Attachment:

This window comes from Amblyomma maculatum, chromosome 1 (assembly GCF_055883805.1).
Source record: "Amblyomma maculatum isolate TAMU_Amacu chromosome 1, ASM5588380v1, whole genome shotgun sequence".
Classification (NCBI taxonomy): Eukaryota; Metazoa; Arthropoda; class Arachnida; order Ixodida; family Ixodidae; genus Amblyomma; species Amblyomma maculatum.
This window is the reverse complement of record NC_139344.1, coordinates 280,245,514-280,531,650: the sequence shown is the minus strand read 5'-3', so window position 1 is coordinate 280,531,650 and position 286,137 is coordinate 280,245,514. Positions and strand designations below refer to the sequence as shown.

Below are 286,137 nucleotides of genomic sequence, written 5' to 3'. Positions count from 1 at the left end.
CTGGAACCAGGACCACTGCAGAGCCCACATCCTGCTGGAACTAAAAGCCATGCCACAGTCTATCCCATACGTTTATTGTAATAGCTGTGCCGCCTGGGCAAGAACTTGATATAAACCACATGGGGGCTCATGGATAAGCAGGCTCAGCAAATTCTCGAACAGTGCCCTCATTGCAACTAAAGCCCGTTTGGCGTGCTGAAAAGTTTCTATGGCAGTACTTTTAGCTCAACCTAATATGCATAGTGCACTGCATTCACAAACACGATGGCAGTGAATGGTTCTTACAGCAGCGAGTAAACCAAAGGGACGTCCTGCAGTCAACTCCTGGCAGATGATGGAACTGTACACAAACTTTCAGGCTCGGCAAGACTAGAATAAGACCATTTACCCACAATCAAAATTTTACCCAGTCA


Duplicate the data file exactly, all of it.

This window comes from Amblyomma maculatum, chromosome 1 (assembly GCF_055883805.1).
Source record: "Amblyomma maculatum isolate TAMU_Amacu chromosome 1, ASM5588380v1, whole genome shotgun sequence".
Classification (NCBI taxonomy): Eukaryota; Metazoa; Arthropoda; class Arachnida; order Ixodida; family Ixodidae; genus Amblyomma; species Amblyomma maculatum.
This window is the reverse complement of record NC_139344.1, coordinates 280,245,514-280,531,650: the sequence shown is the minus strand read 5'-3', so window position 1 is coordinate 280,531,650 and position 286,137 is coordinate 280,245,514. Positions and strand designations below refer to the sequence as shown.

Below are 286,137 nucleotides of genomic sequence, written 5' to 3'. Positions count from 1 at the left end.
CTGGAACCAGGACCACTGCAGAGCCCACATCCTGCTGGAACTAAAAGCCATGCCACAGTCTATCCCATACGTTTATTGTAATAGCTGTGCCGCCTGGGCAAGAACTTGATATAAACCACATGGGGGCTCATGGATAAGCAGGCTCAGCAAATTCTCGAACAGTGCCCTCATTGCAACTAAAGCCCGTTTGGCGTGCTGAAAAGTTTCTATGGCAGTACTTTTAGCTCAACCTAATATGCATAGTGCACTGCATTCACAAACACGATGGCAGTGAATGGTTCTTACAGCAGCGAGTAAACCAAAGGGACGTCCTGCAGTCAACTCCTGGCAGATGATGGAACTGTACACAAACTTTCAGGCTCGGCAAGACTAGAATAAGACCATTTACCCACAATCAAAATTTTACCCAGTCA